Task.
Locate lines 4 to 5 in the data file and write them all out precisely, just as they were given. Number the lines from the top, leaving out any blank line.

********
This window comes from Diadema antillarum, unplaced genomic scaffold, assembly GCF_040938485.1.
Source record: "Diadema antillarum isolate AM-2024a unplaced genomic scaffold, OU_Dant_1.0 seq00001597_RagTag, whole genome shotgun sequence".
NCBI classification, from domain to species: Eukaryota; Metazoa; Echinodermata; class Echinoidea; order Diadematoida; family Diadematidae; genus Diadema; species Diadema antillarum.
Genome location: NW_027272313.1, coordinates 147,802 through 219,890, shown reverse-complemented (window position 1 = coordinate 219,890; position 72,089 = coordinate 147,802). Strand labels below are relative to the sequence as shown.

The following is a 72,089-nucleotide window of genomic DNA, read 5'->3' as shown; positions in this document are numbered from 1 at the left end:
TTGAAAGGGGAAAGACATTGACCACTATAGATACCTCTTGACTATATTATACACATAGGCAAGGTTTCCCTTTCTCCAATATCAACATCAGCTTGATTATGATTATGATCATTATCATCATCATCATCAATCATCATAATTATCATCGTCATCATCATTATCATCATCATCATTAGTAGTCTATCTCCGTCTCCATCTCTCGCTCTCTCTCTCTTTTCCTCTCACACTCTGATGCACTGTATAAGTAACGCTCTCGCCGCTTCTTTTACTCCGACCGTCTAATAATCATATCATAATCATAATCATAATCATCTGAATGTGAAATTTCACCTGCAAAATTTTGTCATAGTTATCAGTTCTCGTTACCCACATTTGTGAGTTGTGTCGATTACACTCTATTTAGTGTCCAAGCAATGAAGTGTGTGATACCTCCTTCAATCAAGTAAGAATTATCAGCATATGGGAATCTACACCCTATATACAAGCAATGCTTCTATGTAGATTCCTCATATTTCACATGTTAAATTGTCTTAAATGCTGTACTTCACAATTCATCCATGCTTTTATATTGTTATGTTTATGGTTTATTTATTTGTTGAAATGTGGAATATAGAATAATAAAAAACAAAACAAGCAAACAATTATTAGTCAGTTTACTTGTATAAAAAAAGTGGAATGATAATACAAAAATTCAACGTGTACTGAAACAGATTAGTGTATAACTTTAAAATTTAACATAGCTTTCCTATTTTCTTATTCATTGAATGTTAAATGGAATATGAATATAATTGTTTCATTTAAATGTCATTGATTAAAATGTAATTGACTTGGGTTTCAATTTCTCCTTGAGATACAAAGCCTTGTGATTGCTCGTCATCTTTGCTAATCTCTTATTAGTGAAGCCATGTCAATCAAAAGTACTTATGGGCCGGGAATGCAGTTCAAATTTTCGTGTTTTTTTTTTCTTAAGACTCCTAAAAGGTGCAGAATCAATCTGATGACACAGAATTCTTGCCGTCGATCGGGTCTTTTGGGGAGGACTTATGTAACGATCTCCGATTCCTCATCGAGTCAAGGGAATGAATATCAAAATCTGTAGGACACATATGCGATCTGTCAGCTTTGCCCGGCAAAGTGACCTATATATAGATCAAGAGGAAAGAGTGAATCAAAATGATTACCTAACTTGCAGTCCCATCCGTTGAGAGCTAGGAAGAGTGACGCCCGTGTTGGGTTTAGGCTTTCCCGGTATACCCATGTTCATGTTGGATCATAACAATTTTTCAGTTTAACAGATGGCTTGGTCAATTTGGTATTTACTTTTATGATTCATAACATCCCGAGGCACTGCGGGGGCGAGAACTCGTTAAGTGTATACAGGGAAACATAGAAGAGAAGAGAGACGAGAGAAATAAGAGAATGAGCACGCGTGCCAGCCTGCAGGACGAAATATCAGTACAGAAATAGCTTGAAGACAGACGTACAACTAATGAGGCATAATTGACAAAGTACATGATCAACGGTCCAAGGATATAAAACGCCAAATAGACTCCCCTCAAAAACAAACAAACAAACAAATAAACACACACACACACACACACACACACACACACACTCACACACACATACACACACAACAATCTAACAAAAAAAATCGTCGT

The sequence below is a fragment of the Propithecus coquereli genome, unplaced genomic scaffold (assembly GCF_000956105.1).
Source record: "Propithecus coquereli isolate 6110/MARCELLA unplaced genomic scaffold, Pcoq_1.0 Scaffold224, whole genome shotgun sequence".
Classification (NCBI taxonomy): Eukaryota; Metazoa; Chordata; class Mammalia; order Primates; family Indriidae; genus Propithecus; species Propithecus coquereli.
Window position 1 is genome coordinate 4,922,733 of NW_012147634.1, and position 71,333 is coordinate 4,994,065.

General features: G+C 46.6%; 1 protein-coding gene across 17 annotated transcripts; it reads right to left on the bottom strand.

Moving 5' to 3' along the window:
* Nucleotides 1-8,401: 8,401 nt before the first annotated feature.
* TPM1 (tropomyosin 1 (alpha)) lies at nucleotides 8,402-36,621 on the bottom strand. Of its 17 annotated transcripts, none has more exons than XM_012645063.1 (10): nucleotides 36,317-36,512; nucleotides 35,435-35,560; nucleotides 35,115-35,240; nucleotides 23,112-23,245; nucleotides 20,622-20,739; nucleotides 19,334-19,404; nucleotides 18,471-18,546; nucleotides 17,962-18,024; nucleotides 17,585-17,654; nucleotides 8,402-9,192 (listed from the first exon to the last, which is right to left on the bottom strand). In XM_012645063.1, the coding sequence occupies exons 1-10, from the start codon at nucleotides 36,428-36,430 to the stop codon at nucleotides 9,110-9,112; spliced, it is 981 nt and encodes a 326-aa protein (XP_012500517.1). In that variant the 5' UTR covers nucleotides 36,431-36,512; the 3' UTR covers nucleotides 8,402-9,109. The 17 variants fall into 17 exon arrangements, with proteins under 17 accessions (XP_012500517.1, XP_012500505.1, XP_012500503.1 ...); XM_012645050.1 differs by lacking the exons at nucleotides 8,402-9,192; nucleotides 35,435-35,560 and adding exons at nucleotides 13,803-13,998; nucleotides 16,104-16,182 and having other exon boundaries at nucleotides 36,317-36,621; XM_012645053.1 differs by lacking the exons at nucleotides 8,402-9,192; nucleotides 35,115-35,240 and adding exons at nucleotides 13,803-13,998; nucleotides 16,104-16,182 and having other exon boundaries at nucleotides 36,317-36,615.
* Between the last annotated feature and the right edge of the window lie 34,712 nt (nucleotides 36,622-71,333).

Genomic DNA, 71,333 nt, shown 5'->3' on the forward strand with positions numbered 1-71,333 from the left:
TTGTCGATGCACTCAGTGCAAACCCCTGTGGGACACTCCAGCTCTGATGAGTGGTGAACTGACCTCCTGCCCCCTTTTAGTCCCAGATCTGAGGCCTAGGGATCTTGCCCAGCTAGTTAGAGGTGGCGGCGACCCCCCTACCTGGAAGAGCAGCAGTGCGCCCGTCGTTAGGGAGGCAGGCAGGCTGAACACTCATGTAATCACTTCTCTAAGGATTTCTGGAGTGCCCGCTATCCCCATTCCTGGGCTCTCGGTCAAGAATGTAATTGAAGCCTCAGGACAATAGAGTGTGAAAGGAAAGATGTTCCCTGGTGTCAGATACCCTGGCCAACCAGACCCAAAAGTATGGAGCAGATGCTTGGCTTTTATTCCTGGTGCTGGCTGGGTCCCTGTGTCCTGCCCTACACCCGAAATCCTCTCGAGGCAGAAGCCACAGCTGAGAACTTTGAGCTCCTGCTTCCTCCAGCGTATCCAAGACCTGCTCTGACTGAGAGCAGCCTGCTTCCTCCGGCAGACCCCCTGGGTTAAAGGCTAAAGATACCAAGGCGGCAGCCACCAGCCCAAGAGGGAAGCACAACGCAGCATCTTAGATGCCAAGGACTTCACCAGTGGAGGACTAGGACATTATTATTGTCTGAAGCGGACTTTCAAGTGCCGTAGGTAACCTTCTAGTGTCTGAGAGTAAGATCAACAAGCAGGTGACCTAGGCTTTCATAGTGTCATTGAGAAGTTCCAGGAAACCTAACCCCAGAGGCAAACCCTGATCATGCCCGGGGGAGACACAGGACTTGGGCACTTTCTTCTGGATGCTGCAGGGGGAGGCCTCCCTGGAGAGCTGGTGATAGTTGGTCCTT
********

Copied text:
Genome location: NW_027272313.1, coordinates 147,802 through 219,890, shown reverse-complemented (window position 1 = coordinate 219,890; position 72,089 = coordinate 147,802). Strand labels below are relative to the sequence as shown.

The following is a 72,089-nucleotide window of genomic DNA, read 5'->3' as shown; positions in this document are numbered from 1 at the left end: